Radioactive elements are unstable; they breakdown spontaneously into more stable atoms over time, a process known as radioactive decay.
Radioactive decay occurs at a constant rate, specific to each radioactive isotope.
Mathematically, the half-life can be represented by an exponential function, a concept with which entry-level students may not have much experience and therefore may have little intuition about it.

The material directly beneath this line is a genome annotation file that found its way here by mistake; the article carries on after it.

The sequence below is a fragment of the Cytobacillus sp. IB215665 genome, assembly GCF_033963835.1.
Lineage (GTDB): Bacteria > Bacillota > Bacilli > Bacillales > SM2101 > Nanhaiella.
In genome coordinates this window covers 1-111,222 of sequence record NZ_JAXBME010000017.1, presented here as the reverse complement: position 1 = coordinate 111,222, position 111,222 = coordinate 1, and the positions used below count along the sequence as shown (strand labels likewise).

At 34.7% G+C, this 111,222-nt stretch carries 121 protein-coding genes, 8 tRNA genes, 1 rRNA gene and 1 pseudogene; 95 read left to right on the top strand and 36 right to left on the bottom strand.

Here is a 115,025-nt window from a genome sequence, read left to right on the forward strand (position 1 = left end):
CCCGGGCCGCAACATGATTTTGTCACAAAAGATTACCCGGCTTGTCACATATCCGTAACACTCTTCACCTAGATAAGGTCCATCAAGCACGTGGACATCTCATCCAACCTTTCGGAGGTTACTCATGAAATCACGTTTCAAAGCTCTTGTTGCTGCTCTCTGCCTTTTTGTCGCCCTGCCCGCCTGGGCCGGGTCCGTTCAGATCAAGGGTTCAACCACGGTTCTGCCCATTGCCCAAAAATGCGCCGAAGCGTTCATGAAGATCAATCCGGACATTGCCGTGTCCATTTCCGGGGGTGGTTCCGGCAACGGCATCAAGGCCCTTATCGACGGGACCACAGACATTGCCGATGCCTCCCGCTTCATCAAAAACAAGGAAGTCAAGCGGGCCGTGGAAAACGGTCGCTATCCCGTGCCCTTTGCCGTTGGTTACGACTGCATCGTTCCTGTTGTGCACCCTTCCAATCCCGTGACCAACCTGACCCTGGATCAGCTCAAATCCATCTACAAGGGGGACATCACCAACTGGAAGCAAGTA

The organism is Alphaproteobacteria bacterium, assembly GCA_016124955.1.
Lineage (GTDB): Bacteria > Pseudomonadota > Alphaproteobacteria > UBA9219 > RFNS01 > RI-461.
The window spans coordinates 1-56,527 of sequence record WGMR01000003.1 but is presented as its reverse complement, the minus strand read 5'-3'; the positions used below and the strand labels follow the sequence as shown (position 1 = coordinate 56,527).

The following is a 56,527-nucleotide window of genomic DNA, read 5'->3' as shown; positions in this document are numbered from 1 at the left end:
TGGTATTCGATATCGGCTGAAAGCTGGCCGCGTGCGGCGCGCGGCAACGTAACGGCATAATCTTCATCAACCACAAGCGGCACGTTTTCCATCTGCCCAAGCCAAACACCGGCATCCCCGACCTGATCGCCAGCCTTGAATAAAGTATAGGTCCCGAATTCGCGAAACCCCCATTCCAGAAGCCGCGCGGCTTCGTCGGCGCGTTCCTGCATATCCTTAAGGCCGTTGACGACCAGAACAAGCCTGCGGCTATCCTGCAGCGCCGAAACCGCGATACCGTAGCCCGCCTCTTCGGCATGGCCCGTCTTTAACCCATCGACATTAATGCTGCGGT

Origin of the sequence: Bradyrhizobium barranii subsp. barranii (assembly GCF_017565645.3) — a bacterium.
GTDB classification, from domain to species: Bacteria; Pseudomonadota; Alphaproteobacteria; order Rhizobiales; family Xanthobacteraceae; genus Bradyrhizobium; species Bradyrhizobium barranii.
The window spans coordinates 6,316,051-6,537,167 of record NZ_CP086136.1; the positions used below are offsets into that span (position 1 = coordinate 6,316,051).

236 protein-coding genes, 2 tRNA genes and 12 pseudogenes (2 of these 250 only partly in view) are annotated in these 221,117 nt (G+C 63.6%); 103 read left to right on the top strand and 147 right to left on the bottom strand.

Any dead material incorporated with sedimentary deposits is a possible candidate for carbon-14 dating.Radiometric dating has been used to determine the ages of the Earth, Moon, meteorites, ages of fossils, including early man, timing of glaciations, ages of mineral deposits, recurrence rates of earthquakes and volcanic eruptions, the history of reversals of Earth's magnetic field, and many of other geological events and processes.Radioactivity and radioactive decay are spontaneous processes.Students often struggle with this concept; therefore, it should be stressed that it is impossible to know exactly when each of the radioactive elements in a rock will decay.Statistical probablity is the only thing we can know exactly.There are a number of ways that this can happen and when it does, the atom is forever changed.There is no going back – the process is irreversible. When we pour our popcorn kernels into a popcorn popper, the is no way to know which will pop first." Another way of explaining it is that when geologists talk about isotopes, they are talking about one element of differing masses.Isotopes of an element are atoms that all have the same atomic number (or number of protons in the nucleus) but have different atomic masses (hence different numbers of neutrons in the nucleus).Often students get bogged down in the fact that they don't "understand" how and why radioactive elements decay and miss the whole point of this exercise.If they can begin to comprehend that it is random and spontaneous, they end up feeling less nervous about the whole thing.